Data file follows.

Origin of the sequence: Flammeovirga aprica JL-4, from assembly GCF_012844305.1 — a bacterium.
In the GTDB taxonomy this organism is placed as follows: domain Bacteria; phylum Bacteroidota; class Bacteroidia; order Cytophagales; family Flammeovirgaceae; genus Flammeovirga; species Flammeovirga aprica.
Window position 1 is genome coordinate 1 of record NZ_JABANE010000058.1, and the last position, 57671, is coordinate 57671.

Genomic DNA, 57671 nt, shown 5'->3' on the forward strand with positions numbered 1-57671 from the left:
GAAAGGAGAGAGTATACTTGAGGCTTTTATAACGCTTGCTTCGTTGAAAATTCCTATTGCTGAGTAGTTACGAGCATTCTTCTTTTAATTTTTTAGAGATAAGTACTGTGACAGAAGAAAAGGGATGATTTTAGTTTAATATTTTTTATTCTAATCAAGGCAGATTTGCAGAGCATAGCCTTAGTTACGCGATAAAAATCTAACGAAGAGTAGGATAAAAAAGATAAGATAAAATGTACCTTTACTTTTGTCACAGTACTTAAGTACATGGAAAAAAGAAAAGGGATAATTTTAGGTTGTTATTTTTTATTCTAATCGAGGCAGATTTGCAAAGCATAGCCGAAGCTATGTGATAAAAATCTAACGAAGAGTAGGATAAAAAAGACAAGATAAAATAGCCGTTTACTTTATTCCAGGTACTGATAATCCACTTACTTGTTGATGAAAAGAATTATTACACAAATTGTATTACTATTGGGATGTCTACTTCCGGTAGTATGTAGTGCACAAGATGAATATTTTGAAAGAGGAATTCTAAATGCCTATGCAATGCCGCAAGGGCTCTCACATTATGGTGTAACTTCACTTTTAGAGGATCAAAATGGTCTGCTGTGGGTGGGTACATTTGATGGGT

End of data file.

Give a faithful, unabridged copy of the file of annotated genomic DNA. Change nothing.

Origin of the sequence: Flammeovirga aprica JL-4, from assembly GCF_012844305.1 — a bacterium.
In the GTDB taxonomy this organism is placed as follows: domain Bacteria; phylum Bacteroidota; class Bacteroidia; order Cytophagales; family Flammeovirgaceae; genus Flammeovirga; species Flammeovirga aprica.
Window position 1 is genome coordinate 1 of record NZ_JABANE010000058.1, and the last position, 57671, is coordinate 57671.

Genomic DNA, 57671 nt, shown 5'->3' on the forward strand with positions numbered 1-57671 from the left:
GAAAGGAGAGAGTATACTTGAGGCTTTTATAACGCTTGCTTCGTTGAAAATTCCTATTGCTGAGTAGTTACGAGCATTCTTCTTTTAATTTTTTAGAGATAAGTACTGTGACAGAAGAAAAGGGATGATTTTAGTTTAATATTTTTTATTCTAATCAAGGCAGATTTGCAGAGCATAGCCTTAGTTACGCGATAAAAATCTAACGAAGAGTAGGATAAAAAAGATAAGATAAAATGTACCTTTACTTTTGTCACAGTACTTAAGTACATGGAAAAAAGAAAAGGGATAATTTTAGGTTGTTATTTTTTATTCTAATCGAGGCAGATTTGCAAAGCATAGCCGAAGCTATGTGATAAAAATCTAACGAAGAGTAGGATAAAAAAGACAAGATAAAATAGCCGTTTACTTTATTCCAGGTACTGATAATCCACTTACTTGTTGATGAAAAGAATTATTACACAAATTGTATTACTATTGGGATGTCTACTTCCGGTAGTATGTAGTGCACAAGATGAATATTTTGAAAGAGGAATTCTAAATGCCTATGCAATGCCGCAAGGGCTCTCACATTATGGTGTAACTTCACTTTTAGAGGATCAAAATGGTCTGCTGTGGGTGGGTACATTTGATGGGT